The Workaholic Nation
The Workaholic nation : Published in an Australian newspaper in 2011, it is not unreasonable to see such behaviour as more than a reflection of ‘culture’. It is an ideology that serves the business elites in Australia, and goes beyond the workplace in the way people live their lives and the way Australians ‘judge’ one another – using work as religion.
An excerpt (below) was sent in to the debriefing.net in 2011
The Sydney Morning Herald: Small Business
May 7, 2011
It’s the respectable addiction – a perverse pride in toiling for long hours and sleeping for far too few.
‘Toughen up, princesses.” That was the now infamous response from a Jetstar captain to pilots’ complaints about long shifts and night flights. ”You aren’t fatigued, you are tired and can’t be bothered going to work.”
Jetstar bosses dismissed the email, leaked to a Senate committee hearing in March, as banter between colleagues. But harmless jesting or not, the ”banter” tapped into a powerful undercurrent in modern life: the lionisation of long work hours and scepticism towards those who do not jump on board the work train with gusto.
Do you take a certain pride in working yourself to the bone? Leave your comments below
In a recent book, Wilful Blindness, the author and businesswoman Margaret Heffernan bemoans society’s adoration of overwork. Heffernan, who has first-hand experience of corporate life in the US and Britain, writes: ”The allure of exhaustion is baffling. I’ve lost count of the number of corporations I’ve worked with which positively boast about the number of all-nighters they pull.”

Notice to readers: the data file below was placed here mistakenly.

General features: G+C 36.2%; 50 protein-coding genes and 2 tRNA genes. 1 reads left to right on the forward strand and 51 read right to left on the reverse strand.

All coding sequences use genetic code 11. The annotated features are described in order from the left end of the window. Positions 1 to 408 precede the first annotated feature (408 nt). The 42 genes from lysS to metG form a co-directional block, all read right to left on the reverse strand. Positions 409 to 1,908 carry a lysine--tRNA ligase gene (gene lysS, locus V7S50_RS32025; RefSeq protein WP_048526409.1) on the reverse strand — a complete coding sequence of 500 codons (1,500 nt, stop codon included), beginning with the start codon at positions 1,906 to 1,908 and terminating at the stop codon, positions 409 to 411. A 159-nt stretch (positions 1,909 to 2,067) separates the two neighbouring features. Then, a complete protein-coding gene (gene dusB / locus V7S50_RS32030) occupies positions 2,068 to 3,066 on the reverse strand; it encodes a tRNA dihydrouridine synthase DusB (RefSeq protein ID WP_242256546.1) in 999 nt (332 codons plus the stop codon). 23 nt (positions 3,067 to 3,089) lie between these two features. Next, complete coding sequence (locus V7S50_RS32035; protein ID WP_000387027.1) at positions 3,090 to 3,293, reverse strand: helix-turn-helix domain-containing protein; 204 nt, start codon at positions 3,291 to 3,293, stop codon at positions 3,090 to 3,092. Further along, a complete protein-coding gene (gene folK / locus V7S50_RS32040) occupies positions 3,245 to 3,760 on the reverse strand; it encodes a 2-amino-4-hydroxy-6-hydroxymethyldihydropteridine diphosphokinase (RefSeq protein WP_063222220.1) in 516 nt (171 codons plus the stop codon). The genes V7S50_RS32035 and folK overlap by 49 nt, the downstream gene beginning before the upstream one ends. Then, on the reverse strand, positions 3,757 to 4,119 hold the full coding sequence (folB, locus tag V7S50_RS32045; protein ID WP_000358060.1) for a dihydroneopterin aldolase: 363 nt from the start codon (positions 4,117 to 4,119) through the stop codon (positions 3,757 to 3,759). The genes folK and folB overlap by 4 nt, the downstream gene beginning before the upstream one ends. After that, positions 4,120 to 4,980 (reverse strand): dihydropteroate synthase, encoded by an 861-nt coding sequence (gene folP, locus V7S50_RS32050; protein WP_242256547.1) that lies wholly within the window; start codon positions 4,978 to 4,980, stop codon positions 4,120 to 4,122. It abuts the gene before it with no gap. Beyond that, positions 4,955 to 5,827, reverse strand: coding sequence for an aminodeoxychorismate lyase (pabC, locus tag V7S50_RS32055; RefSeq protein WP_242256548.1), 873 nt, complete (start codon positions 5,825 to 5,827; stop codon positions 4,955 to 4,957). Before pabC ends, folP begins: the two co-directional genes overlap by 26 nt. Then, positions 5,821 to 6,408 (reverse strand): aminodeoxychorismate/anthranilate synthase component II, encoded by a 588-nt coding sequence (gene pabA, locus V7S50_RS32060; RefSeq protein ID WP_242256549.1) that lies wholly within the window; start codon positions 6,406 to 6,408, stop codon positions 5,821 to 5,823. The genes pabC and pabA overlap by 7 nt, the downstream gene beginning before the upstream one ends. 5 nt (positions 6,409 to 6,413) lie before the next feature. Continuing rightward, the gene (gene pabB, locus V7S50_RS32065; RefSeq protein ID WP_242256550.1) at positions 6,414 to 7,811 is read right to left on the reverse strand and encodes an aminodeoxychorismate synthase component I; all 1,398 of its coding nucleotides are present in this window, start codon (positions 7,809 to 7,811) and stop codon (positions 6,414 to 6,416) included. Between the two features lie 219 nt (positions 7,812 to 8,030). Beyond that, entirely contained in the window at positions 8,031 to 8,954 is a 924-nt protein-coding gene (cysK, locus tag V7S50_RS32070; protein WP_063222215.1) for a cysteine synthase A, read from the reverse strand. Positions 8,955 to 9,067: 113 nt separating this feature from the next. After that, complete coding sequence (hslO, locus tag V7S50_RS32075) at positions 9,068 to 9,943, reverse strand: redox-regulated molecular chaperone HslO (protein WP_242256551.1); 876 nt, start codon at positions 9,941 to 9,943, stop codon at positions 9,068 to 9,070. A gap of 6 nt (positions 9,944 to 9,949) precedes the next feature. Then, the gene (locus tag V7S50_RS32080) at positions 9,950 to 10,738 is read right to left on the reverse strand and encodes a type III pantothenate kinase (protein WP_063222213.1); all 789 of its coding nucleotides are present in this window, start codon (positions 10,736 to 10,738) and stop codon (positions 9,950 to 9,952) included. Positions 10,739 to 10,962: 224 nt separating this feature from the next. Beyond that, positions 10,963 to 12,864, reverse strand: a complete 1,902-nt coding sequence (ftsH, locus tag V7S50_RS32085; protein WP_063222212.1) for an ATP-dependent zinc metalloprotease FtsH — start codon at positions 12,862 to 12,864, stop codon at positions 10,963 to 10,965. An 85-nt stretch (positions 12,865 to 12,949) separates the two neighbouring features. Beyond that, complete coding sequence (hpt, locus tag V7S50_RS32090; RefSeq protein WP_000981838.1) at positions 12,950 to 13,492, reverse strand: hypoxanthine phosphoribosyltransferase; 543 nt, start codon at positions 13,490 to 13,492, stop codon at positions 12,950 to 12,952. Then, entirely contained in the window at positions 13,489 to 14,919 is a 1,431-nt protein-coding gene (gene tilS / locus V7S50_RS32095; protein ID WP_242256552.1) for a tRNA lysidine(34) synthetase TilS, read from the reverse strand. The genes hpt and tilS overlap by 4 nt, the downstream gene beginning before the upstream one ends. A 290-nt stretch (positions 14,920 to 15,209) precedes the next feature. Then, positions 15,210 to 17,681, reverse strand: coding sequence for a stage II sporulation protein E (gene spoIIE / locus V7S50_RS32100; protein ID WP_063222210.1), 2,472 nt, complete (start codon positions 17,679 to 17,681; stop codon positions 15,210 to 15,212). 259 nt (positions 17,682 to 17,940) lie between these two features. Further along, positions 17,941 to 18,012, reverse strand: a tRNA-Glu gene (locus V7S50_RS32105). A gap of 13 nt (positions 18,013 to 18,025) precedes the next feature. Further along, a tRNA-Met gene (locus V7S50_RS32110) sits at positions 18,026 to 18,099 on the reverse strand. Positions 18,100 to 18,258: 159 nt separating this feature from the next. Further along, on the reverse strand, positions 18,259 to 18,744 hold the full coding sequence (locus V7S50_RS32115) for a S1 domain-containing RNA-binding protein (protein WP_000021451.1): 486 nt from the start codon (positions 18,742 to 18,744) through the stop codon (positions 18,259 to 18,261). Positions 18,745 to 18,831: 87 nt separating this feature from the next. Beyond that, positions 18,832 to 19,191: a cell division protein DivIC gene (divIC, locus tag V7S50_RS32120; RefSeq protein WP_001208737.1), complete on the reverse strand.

You don’t have to look far (sometimes just in the mirror) to see evidence of our devotion to overwork – whether it is the lawyer who always eats dinner al desko, the investment banker who keeps a week’s worth of suits in the office or the political adviser who has not had a Saturday off since Christmas 2006.
Hard work is central to Australian identity. We might joke about sickies and ”avagoodweegend” but Australia was built off the back of a sheep, mythologised in protracted, sleep-deprived battles and modernised in back-breaking projects like the Harbour Bridge and Snowy Hydro Scheme. Some of our favourite cultural icons draw upon working hard – be they Hard Yakka shorts, the ”hard-earned thirst” of a VB or Jimmy Barnes’s working class man ”working hard to make a living”.
When Julia Gillard first addressed the nation as our surprise new Prime Minister she talked of ”hard work” above all else. Working in Kevin Rudd’s office was so intense that the former prime minister said you could measure it in dog years. No wonder he had time for only three hours’ sleep a night.